Sure, COPD can be a tough pill to swallow, so to speak, but it's a new year and time to focus on you. There's no reason at all why you can't make the most of your life, even if you do have COPD.
Here are 10 things you can do this month to get on the road to a better quality of life.
1. Start each day with a list of things you are grateful for. Remind yourself of the good in your life throughout each day and finish up each night by thinking of three things from that day you're thankful for. It doesn't have to be big stuff; it might be that you're thankful for the loving support of your spouse or a roof over your head or that the sun shone that day. Having a positive outlook on life helps people live longer and enjoy life more, no matter what their physical condition.
2. Renew a relationship. As your disease progresses over the years, it'll be easier to cope with if you have a strong support network. So take time this month to renew a bond with someone who's faded from your life. Perhaps a grandchild who lives far away, or an old college buddy? Send an email, make a phone call, write a letter, friend them on Facebook... do whatever it takes to strengthen another tie.
3. Become an active member of our community here at COPDConnection.com. Write a sharepost about your experiences with COPD. Post a question for our experts... or answer someone else's question if it's something you know about. Just join in and make some new friends with people like you who are learning to live with COPD.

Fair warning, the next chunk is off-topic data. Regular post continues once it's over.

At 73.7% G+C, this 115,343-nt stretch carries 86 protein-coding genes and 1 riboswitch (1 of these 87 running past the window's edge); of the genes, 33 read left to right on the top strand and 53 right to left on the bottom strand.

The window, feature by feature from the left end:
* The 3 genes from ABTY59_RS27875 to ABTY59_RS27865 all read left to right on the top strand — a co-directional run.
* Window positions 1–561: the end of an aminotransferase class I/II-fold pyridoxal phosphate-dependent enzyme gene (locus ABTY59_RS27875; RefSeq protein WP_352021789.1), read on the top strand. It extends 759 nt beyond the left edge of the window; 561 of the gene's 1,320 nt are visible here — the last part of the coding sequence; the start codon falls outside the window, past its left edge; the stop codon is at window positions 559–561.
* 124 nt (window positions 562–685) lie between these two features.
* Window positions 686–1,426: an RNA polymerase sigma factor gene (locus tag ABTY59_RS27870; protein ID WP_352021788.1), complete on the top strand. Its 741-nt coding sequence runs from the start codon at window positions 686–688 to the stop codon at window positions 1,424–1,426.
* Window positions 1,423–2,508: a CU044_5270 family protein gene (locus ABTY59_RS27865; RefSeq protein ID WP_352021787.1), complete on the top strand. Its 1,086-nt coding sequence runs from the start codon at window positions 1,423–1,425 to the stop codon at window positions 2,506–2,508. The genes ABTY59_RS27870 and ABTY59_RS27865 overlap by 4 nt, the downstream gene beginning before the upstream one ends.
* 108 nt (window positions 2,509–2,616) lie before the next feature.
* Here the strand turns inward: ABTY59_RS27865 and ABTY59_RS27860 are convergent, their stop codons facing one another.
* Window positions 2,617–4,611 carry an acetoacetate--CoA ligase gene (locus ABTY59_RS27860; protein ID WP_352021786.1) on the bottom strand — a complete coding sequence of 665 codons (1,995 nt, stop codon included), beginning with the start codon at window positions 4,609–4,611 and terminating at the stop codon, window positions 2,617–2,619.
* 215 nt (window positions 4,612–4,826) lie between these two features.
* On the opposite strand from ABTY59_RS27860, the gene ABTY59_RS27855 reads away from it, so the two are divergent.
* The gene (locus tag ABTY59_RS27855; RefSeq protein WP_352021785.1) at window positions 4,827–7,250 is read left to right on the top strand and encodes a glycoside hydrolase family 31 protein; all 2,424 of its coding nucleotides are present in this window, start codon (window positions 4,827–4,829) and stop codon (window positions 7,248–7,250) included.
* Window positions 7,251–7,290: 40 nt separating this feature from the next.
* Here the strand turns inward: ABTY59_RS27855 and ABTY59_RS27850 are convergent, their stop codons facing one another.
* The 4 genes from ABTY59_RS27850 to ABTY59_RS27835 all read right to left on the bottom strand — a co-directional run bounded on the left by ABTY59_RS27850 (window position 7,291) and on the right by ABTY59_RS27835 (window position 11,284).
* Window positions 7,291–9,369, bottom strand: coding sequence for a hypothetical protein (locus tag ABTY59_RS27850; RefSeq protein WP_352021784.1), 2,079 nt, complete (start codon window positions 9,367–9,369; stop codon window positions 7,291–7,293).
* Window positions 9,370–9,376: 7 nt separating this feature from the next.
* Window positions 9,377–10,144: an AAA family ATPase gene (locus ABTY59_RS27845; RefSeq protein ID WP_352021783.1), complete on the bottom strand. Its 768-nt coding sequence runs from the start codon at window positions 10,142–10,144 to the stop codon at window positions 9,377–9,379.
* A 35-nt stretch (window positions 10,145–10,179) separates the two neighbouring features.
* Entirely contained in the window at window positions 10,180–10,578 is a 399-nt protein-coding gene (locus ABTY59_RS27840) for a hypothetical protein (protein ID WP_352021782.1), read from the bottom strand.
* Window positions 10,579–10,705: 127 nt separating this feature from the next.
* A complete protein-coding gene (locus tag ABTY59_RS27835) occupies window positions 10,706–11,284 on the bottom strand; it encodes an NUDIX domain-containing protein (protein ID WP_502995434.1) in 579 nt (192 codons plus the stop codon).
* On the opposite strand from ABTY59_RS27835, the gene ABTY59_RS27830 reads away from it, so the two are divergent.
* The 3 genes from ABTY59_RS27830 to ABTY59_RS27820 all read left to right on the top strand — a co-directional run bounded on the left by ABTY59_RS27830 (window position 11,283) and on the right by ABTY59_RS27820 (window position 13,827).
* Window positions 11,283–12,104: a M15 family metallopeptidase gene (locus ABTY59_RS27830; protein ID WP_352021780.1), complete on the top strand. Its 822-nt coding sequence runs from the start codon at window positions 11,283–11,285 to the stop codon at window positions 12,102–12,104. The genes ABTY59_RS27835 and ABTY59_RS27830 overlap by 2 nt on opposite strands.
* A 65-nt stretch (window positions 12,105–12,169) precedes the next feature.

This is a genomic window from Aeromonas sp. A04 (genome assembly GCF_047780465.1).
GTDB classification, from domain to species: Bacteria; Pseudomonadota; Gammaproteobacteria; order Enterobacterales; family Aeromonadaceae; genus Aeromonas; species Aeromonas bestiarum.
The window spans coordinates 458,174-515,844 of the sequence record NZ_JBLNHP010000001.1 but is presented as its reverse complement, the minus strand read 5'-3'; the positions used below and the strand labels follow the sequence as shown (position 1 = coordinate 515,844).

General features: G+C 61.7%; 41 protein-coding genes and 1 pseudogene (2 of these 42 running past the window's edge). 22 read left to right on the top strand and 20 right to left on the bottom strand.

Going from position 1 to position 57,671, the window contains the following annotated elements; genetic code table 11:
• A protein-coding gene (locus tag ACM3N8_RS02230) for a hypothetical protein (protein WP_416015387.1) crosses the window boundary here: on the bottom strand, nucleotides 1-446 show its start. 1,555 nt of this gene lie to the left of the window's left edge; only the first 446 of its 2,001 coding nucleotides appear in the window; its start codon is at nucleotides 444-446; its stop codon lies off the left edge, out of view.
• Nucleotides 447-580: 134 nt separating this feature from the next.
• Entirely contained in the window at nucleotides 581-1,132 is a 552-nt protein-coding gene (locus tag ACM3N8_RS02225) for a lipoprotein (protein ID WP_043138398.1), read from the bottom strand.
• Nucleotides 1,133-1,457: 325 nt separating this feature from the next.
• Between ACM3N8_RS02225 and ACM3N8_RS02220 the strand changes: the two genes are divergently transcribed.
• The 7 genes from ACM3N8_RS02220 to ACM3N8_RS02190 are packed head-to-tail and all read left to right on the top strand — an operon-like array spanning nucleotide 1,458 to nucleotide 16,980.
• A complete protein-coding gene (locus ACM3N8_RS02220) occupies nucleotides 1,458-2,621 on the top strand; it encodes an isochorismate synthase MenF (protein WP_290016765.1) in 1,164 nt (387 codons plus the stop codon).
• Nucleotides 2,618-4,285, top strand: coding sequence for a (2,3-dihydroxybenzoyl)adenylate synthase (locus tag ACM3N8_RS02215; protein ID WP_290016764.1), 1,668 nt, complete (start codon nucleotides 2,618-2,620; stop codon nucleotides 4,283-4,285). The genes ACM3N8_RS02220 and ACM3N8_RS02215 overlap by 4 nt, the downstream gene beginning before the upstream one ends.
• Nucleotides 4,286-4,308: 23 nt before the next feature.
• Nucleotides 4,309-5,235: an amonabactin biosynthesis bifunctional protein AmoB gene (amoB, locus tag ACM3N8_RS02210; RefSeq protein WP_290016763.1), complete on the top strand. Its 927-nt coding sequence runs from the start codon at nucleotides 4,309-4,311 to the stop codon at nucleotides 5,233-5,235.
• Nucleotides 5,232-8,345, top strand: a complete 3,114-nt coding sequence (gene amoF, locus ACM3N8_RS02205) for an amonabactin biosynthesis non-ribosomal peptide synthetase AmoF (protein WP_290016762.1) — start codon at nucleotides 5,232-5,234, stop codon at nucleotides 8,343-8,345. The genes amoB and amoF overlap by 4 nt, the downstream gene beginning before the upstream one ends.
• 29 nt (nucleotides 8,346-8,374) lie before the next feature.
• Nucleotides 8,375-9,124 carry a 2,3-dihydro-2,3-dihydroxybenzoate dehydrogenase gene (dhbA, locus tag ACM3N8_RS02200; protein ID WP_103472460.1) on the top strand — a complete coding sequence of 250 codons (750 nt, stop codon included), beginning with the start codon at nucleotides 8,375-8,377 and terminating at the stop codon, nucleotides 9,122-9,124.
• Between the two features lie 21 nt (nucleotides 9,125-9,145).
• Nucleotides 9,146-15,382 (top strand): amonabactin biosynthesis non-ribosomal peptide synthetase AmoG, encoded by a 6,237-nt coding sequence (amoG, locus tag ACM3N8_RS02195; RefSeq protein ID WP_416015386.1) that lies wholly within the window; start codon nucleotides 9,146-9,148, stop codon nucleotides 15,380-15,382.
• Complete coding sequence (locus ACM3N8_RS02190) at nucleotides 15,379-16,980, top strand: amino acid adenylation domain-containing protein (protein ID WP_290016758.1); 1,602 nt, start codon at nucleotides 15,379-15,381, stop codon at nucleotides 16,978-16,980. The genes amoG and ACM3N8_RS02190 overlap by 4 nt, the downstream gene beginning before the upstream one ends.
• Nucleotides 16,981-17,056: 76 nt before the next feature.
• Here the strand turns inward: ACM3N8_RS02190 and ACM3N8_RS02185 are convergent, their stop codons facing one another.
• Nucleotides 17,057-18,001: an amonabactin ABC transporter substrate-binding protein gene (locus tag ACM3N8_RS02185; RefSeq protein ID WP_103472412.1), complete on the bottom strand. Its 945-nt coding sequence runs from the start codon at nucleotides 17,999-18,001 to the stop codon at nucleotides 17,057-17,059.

4. Make one change to make your lifestyle healthier. The healthier you are overall, the easier it will be for you to weather the respiratory changes that come with COPD. You might decide to eat more fruits and vegetables each day. Or maybe to practice meditation for 15 minutes a day to reduce stress. Or join a local club to increase your social interaction. The possibilities are endless!
5. Do something nice for someone else. When we focus on others, we have less time to worry or feel sad about what's gone wrong in our own lives. Don't always put yourself second, but do sometimes put others first.
6. Clean your inhaler and your nebulizer tubing, if you use them. Cleaning these devices is often forgotten, but they can get clogged or even harbor germs if they're never cleaned. An inhaler generally just needs a good rinse with warm water, at least weekly; daily is better. Nebulizer tubing, mouthpiece and the cup where you put your medicine should be washed out and soaked in a bleach/water mixture at least once a month. The bleach will kill any germs.
7. Ask your doctor or doctor's nurse to check your technique with your inhaler/nebulizer. Make sure you're getting the most out of these treatments by using them correctly. Even people who've been using them for years should get checked out. You'd be surprised what you might find out!
8. Review your medications. Check expiration dates and refill dates on all your medications. Medicines lose potency after the expiration date and should be discarded. Do you still need to be on all the medications you have? If you're not sure, talk with your doctor about it on the next visit. The need for medicines can change over time, so it's a good idea to review what you're on periodically with your doctor.